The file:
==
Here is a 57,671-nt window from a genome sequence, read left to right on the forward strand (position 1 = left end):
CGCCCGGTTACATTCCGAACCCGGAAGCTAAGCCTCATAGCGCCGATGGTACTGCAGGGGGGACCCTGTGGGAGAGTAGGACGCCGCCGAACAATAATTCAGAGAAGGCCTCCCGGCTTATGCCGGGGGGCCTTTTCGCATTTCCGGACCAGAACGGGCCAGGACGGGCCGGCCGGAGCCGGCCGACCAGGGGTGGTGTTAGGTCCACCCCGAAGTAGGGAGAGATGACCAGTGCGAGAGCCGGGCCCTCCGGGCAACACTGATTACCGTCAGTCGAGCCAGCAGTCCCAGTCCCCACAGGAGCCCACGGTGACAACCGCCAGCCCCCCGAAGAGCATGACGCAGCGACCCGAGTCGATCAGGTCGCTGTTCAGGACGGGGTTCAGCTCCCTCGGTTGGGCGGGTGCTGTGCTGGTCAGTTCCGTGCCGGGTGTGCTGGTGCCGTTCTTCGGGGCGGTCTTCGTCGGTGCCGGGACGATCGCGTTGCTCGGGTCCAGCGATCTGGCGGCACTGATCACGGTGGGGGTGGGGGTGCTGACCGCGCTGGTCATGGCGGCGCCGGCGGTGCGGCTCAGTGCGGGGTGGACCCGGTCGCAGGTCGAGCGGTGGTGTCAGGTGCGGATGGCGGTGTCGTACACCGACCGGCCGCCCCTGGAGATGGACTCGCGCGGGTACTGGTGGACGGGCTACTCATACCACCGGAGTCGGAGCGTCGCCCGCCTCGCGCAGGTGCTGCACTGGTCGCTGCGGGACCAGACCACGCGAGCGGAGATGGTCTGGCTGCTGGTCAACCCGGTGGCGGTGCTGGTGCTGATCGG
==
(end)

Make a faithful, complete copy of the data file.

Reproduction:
Here is a 57,671-nt window from a genome sequence, read left to right on the forward strand (position 1 = left end):
CGCCCGGTTACATTCCGAACCCGGAAGCTAAGCCTCATAGCGCCGATGGTACTGCAGGGGGGACCCTGTGGGAGAGTAGGACGCCGCCGAACAATAATTCAGAGAAGGCCTCCCGGCTTATGCCGGGGGGCCTTTTCGCATTTCCGGACCAGAACGGGCCAGGACGGGCCGGCCGGAGCCGGCCGACCAGGGGTGGTGTTAGGTCCACCCCGAAGTAGGGAGAGATGACCAGTGCGAGAGCCGGGCCCTCCGGGCAACACTGATTACCGTCAGTCGAGCCAGCAGTCCCAGTCCCCACAGGAGCCCACGGTGACAACCGCCAGCCCCCCGAAGAGCATGACGCAGCGACCCGAGTCGATCAGGTCGCTGTTCAGGACGGGGTTCAGCTCCCTCGGTTGGGCGGGTGCTGTGCTGGTCAGTTCCGTGCCGGGTGTGCTGGTGCCGTTCTTCGGGGCGGTCTTCGTCGGTGCCGGGACGATCGCGTTGCTCGGGTCCAGCGATCTGGCGGCACTGATCACGGTGGGGGTGGGGGTGCTGACCGCGCTGGTCATGGCGGCGCCGGCGGTGCGGCTCAGTGCGGGGTGGACCCGGTCGCAGGTCGAGCGGTGGTGTCAGGTGCGGATGGCGGTGTCGTACACCGACCGGCCGCCCCTGGAGATGGACTCGCGCGGGTACTGGTGGACGGGCTACTCATACCACCGGAGTCGGAGCGTCGCCCGCCTCGCGCAGGTGCTGCACTGGTCGCTGCGGGACCAGACCACGCGAGCGGAGATGGTCTGGCTGCTGGTCAACCCGGTGGCGGTGCTGGTGCTGATCGG